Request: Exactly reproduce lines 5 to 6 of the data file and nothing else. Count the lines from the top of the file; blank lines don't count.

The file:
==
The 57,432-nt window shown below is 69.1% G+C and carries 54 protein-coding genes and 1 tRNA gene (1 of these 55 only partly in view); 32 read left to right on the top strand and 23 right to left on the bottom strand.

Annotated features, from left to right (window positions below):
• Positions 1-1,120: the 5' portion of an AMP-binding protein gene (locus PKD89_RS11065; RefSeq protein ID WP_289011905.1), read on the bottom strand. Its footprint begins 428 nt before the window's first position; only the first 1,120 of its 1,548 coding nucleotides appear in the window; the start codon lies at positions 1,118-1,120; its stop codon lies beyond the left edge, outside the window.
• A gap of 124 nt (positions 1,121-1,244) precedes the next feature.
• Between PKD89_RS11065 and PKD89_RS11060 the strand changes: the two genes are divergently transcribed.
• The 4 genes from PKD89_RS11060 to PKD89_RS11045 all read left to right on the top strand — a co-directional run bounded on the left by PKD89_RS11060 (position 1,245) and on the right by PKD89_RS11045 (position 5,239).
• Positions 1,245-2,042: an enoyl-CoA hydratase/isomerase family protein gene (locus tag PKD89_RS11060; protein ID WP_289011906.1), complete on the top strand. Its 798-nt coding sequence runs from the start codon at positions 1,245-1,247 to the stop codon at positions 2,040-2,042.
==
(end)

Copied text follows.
• Between PKD89_RS11065 and PKD89_RS11060 the strand changes: the two genes are divergently transcribed.
• The 4 genes from PKD89_RS11060 to PKD89_RS11045 all read left to right on the top strand — a co-directional run bounded on the left by PKD89_RS11060 (position 1,245) and on the right by PKD89_RS11045 (position 5,239).